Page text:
Wednesday, May 7, 2014

Equilibrium in a two-good market


Nick Rowe put up a reference post about capital and interest. I thought I'd follow along with the information transfer model. Rowe initially sets up two markets: apples and bananas. If you'd like to start from the beginning with this, here's my original post on information theory in a two good market.

If we solve the equations (8a,b) and (9a,b) in this post for the price in terms of a change in quantity supplied $\Delta Q^{s}$ or demanded $\Delta Q^{d}$, we have

$$
P = p_{0} e^{\Delta Q^{s}/c_{s}} = p_{0} e^{- \Delta Q^{d}/c_{d}}
$$

These equations define supply and demand curves. We'll assume the markets for apples and bananas are independent in the sense that the supply and demand curves for one market don't depend explicitly on the other. This means that if we plot the supply and demand curves for e.g. bananas in the 3D space $(\Delta A^{(s,d)}, \Delta B^{(s,d)}, P)$, they are constant surfaces in the $\Delta A$ (apples) direction, and every slice at constant $\Delta A$ is the same supply and demand curves for bananas. For visual people, pictures are best (bananas on left, apples on right):


The same goes for the apples, but it's constant along the $\Delta B$ direction (on right, above). If I add the supply surfaces prices (times the quantity supplied) for both goods, I get the Production Possibilities (PPS) surface (in relative terms)

$$
PPS = a_{0} \Delta A^{s}  e^{\Delta A^{s}/a_{s}} + b_{0} \Delta B^{s} e^{\Delta B^{s}/b_{s}}
$$

If I do the same for the demands, I get the Indifference Surface (IS):

$$
IS = a_{0} \Delta A^{d}  e^{-\Delta A^{d}/a_{d}} + b_{0} \Delta B^{d}  e^{-\Delta B^{d}/b_{d}}
$$

I plot the PPS in orange and the IS in blue here:


These two surfaces are tangent at the black dot. The locations where $PPS = 0$ represent the production possibilities frontier (PPF), dotted orange curve. This is the line where the total cost to supply the given amount of apples and bananas at particular location on the curve is the same as the cost to supply the amount in equilibrium (i.e. at $\Delta A = \Delta B = 0$ recall we are looking at $\Delta Q^{s}$, not the absolute level $Q^{s}$). Likewise, $IS = 0$ represents the indifference curve (IC). One way to think about these lines is that the represent lines of constant aggregate supply (PPF) and constant aggregate demand (IC) with a changing mix of apples and bananas produced/consumed. In fact, the vertical axis is basically aggregate demand (supply) relative to equilibrium.  By "aggregate" here, we mean just apples and bananas in this two-good economy.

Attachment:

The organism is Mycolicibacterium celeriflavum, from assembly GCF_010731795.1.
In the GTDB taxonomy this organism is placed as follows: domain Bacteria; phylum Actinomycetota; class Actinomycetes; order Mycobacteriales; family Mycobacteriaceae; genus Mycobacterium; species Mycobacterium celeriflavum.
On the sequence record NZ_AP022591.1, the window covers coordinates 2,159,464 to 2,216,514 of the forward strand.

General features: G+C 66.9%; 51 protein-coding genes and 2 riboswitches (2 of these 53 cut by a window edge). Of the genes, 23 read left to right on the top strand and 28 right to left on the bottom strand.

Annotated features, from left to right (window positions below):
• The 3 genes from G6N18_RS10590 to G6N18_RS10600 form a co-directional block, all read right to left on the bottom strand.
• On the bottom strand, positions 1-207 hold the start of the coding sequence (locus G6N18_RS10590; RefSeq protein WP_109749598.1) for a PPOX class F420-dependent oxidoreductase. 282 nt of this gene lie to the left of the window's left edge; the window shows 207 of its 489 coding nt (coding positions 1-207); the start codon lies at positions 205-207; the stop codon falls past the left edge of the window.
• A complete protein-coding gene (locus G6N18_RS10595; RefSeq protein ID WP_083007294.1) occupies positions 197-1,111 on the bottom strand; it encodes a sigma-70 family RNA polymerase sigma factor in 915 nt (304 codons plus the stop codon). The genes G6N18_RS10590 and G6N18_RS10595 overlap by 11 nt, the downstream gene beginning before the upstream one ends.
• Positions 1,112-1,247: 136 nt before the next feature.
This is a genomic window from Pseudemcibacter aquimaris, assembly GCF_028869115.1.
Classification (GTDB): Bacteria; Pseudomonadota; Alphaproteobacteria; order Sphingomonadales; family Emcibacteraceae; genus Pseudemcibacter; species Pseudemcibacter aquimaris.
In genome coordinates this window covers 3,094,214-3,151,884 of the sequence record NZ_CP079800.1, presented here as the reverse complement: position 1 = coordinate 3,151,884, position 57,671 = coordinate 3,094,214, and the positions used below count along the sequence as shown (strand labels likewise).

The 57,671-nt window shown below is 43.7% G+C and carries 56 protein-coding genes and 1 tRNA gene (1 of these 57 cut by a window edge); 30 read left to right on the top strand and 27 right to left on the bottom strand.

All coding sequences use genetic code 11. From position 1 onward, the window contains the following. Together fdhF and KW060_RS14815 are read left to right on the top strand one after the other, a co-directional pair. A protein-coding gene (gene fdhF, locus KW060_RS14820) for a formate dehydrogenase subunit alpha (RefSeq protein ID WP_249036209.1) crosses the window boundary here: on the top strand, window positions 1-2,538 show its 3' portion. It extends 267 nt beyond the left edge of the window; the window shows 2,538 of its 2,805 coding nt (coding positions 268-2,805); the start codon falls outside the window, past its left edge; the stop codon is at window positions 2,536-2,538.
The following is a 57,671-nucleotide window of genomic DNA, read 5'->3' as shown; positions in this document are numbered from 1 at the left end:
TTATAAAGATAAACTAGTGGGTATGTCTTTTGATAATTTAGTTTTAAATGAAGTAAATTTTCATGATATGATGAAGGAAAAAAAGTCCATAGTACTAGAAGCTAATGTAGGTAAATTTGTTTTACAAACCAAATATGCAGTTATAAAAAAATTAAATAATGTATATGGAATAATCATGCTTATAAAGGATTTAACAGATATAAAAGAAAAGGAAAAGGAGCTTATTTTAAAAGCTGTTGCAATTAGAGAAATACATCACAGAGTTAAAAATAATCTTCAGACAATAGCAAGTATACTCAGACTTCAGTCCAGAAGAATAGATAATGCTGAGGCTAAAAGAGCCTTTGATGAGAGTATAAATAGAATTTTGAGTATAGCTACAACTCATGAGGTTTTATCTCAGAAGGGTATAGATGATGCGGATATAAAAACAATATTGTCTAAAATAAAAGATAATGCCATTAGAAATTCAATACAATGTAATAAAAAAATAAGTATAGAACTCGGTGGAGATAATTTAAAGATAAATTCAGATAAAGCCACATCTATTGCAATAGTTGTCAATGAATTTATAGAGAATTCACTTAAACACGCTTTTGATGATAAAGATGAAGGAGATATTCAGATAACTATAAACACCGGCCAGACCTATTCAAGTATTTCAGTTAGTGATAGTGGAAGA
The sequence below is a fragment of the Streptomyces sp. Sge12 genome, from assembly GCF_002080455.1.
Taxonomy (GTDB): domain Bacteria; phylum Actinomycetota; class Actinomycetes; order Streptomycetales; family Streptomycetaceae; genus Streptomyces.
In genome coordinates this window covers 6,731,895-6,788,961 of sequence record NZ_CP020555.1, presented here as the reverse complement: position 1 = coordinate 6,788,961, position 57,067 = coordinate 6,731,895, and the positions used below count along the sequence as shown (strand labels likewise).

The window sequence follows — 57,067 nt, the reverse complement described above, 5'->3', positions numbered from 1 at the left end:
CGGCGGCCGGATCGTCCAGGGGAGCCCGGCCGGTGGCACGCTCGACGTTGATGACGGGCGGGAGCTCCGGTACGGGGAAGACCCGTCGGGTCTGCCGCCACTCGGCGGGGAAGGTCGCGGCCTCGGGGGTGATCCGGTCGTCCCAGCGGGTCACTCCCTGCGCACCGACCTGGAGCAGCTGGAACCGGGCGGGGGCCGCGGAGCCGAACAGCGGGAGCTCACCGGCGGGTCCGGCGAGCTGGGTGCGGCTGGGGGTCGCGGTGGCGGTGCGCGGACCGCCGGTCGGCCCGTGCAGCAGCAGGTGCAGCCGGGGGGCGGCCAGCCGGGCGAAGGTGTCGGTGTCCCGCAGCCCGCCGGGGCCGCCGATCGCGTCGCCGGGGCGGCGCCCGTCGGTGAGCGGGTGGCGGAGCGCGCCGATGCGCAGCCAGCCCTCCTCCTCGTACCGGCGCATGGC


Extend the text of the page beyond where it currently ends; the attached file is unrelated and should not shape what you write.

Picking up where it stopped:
The last piece required to reproduce Rowe's graph is the "budget constraint". This is basically the equation:

$$
a_{0} \Delta A + b_{0} \Delta B = 0
$$

It's the amount you can change quantity of apples or bananas without spending more or less money (note that $a_{0}$ is the equilibrium price of apples). Here are the two curves and the budget constraint, plotted on the same (2D) graph (essentially the slice through zero on the z-axis = relative aggregate demand = relative aggregate supply):


That's all for now. I'll get to the rest of Rowe's post later.

PS Here's another view of those tangent surfaces:

2 comments:

  1. The apple market could depend on the banana market if hypothetically bananas were needed to make apples. However we assume independence.

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